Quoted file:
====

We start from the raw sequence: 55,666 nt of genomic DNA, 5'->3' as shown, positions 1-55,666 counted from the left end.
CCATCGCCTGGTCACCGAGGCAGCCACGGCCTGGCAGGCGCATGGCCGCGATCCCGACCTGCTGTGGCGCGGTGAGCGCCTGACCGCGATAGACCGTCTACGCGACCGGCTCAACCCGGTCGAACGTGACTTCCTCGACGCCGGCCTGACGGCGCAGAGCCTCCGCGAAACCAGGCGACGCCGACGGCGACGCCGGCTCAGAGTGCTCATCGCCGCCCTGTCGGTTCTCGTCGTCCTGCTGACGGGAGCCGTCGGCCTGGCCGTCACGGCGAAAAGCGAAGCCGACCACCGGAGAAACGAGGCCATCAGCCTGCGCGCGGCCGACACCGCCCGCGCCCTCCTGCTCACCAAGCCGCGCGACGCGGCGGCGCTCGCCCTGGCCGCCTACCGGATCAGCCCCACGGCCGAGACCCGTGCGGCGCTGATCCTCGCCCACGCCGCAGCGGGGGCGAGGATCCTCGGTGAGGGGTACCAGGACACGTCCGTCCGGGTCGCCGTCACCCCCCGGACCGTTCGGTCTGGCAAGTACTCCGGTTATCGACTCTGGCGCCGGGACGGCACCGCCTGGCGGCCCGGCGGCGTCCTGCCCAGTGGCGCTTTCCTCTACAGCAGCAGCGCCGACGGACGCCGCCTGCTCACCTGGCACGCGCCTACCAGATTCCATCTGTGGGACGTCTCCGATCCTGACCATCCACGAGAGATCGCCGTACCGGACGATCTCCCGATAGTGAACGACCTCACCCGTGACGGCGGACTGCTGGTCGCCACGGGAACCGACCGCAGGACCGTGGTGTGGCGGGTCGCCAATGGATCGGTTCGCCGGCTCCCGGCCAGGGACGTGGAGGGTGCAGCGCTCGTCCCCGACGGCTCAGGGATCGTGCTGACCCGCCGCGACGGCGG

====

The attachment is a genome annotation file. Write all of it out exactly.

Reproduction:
We start from the raw sequence: 55,666 nt of genomic DNA, 5'->3' as shown, positions 1-55,666 counted from the left end.
CCATCGCCTGGTCACCGAGGCAGCCACGGCCTGGCAGGCGCATGGCCGCGATCCCGACCTGCTGTGGCGCGGTGAGCGCCTGACCGCGATAGACCGTCTACGCGACCGGCTCAACCCGGTCGAACGTGACTTCCTCGACGCCGGCCTGACGGCGCAGAGCCTCCGCGAAACCAGGCGACGCCGACGGCGACGCCGGCTCAGAGTGCTCATCGCCGCCCTGTCGGTTCTCGTCGTCCTGCTGACGGGAGCCGTCGGCCTGGCCGTCACGGCGAAAAGCGAAGCCGACCACCGGAGAAACGAGGCCATCAGCCTGCGCGCGGCCGACACCGCCCGCGCCCTCCTGCTCACCAAGCCGCGCGACGCGGCGGCGCTCGCCCTGGCCGCCTACCGGATCAGCCCCACGGCCGAGACCCGTGCGGCGCTGATCCTCGCCCACGCCGCAGCGGGGGCGAGGATCCTCGGTGAGGGGTACCAGGACACGTCCGTCCGGGTCGCCGTCACCCCCCGGACCGTTCGGTCTGGCAAGTACTCCGGTTATCGACTCTGGCGCCGGGACGGCACCGCCTGGCGGCCCGGCGGCGTCCTGCCCAGTGGCGCTTTCCTCTACAGCAGCAGCGCCGACGGACGCCGCCTGCTCACCTGGCACGCGCCTACCAGATTCCATCTGTGGGACGTCTCCGATCCTGACCATCCACGAGAGATCGCCGTACCGGACGATCTCCCGATAGTGAACGACCTCACCCGTGACGGCGGACTGCTGGTCGCCACGGGAACCGACCGCAGGACCGTGGTGTGGCGGGTCGCCAATGGATCGGTTCGCCGGCTCCCGGCCAGGGACGTGGAGGGTGCAGCGCTCGTCCCCGACGGCTCAGGGATCGTGCTGACCCGCCGCGACGGCGG